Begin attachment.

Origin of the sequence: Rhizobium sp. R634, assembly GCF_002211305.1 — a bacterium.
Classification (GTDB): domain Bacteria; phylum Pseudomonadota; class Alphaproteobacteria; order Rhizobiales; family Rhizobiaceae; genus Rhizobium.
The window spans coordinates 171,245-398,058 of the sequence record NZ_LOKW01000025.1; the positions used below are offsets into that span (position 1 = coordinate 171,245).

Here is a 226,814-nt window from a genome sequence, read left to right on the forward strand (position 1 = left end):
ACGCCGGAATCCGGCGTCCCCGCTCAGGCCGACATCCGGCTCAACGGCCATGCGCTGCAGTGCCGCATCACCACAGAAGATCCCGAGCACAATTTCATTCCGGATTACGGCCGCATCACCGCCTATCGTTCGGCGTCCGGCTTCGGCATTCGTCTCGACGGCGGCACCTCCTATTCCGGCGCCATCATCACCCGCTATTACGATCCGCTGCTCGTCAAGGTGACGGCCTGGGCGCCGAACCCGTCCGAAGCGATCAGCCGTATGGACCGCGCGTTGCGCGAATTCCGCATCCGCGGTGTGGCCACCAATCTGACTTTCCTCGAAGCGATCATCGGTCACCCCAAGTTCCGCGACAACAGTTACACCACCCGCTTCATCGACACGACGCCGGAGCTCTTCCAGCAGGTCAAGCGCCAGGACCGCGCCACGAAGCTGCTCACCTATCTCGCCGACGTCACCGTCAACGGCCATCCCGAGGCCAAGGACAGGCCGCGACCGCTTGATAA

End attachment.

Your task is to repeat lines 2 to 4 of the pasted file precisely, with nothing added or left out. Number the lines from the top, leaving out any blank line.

Classification (GTDB): domain Bacteria; phylum Pseudomonadota; class Alphaproteobacteria; order Rhizobiales; family Rhizobiaceae; genus Rhizobium.
The window spans coordinates 171,245-398,058 of the sequence record NZ_LOKW01000025.1; the positions used below are offsets into that span (position 1 = coordinate 171,245).

Here is a 226,814-nt window from a genome sequence, read left to right on the forward strand (position 1 = left end):